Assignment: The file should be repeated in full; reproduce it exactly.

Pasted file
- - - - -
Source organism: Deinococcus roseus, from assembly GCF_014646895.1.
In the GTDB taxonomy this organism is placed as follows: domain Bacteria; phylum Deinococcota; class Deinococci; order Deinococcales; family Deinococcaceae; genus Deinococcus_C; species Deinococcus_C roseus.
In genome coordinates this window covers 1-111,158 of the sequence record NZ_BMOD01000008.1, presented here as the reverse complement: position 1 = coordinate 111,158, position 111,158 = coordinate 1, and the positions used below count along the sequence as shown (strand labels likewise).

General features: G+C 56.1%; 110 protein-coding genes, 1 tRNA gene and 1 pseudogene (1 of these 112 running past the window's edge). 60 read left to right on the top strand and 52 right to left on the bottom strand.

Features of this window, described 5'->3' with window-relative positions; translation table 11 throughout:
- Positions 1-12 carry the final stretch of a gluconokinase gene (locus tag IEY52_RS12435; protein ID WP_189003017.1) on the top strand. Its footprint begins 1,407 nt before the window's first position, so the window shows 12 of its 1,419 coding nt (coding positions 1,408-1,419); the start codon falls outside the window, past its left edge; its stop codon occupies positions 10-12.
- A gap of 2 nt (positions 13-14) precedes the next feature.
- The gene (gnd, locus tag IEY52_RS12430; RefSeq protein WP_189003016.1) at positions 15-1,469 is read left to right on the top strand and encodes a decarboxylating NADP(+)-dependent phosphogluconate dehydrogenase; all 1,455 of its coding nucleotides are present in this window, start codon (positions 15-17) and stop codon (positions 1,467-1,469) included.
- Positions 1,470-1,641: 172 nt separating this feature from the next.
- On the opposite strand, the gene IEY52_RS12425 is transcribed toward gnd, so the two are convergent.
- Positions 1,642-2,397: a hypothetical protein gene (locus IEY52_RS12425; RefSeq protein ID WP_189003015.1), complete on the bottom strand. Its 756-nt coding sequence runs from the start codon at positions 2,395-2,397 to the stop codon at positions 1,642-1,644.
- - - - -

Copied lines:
Source organism: Deinococcus roseus, from assembly GCF_014646895.1.
In the GTDB taxonomy this organism is placed as follows: domain Bacteria; phylum Deinococcota; class Deinococci; order Deinococcales; family Deinococcaceae; genus Deinococcus_C; species Deinococcus_C roseus.
In genome coordinates this window covers 1-111,158 of the sequence record NZ_BMOD01000008.1, presented here as the reverse complement: position 1 = coordinate 111,158, position 111,158 = coordinate 1, and the positions used below count along the sequence as shown (strand labels likewise).

General features: G+C 56.1%; 110 protein-coding genes, 1 tRNA gene and 1 pseudogene (1 of these 112 running past the window's edge). 60 read left to right on the top strand and 52 right to left on the bottom strand.

Features of this window, described 5'->3' with window-relative positions; translation table 11 throughout:
- Positions 1-12 carry the final stretch of a gluconokinase gene (locus tag IEY52_RS12435; protein ID WP_189003017.1) on the top strand. Its footprint begins 1,407 nt before the window's first position, so the window shows 12 of its 1,419 coding nt (coding positions 1,408-1,419); the start codon falls outside the window, past its left edge; its stop codon occupies positions 10-12.
- A gap of 2 nt (positions 13-14) precedes the next feature.
- The gene (gnd, locus tag IEY52_RS12430; RefSeq protein WP_189003016.1) at positions 15-1,469 is read left to right on the top strand and encodes a decarboxylating NADP(+)-dependent phosphogluconate dehydrogenase; all 1,455 of its coding nucleotides are present in this window, start codon (positions 15-17) and stop codon (positions 1,467-1,469) included.
- Positions 1,470-1,641: 172 nt separating this feature from the next.
- On the opposite strand, the gene IEY52_RS12425 is transcribed toward gnd, so the two are convergent.
- Positions 1,642-2,397: a hypothetical protein gene (locus IEY52_RS12425; RefSeq protein ID WP_189003015.1), complete on the bottom strand. Its 756-nt coding sequence runs from the start codon at positions 2,395-2,397 to the stop codon at positions 1,642-1,644.